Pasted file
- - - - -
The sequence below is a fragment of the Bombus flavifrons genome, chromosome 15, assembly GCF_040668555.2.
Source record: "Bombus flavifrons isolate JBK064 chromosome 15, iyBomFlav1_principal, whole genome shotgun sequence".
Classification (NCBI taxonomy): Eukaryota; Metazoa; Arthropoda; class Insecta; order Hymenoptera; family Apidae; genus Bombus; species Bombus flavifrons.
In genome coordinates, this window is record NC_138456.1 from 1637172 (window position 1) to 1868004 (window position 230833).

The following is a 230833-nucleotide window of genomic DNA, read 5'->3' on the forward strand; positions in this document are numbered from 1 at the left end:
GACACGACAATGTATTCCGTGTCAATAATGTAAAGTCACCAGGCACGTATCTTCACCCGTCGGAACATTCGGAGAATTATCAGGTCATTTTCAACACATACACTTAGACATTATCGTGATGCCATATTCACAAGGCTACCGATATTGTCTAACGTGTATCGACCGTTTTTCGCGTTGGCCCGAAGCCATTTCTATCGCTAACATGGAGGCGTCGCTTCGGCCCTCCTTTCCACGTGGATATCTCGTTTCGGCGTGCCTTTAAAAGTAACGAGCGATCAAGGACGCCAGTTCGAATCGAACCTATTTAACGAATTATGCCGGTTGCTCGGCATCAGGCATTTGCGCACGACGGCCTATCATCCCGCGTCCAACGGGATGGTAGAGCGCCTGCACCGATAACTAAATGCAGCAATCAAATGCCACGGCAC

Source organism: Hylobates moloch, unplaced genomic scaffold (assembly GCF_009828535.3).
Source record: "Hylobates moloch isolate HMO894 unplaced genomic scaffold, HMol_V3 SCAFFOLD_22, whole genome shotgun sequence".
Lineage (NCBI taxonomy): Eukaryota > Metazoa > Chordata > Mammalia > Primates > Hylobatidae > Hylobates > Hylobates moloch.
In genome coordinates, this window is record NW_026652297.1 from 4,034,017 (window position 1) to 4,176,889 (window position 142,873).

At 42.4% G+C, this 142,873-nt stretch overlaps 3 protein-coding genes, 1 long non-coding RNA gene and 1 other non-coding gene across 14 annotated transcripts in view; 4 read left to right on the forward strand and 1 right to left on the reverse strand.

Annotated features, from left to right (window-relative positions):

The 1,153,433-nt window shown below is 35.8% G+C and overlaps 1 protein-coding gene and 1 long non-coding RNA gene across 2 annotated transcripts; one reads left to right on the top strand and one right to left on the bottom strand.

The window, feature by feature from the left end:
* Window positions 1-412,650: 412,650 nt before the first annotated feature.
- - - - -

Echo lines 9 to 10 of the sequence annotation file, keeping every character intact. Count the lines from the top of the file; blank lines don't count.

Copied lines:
Lineage (NCBI taxonomy): Eukaryota > Metazoa > Chordata > Mammalia > Primates > Hylobatidae > Hylobates > Hylobates moloch.
In genome coordinates, this window is record NW_026652297.1 from 4,034,017 (window position 1) to 4,176,889 (window position 142,873).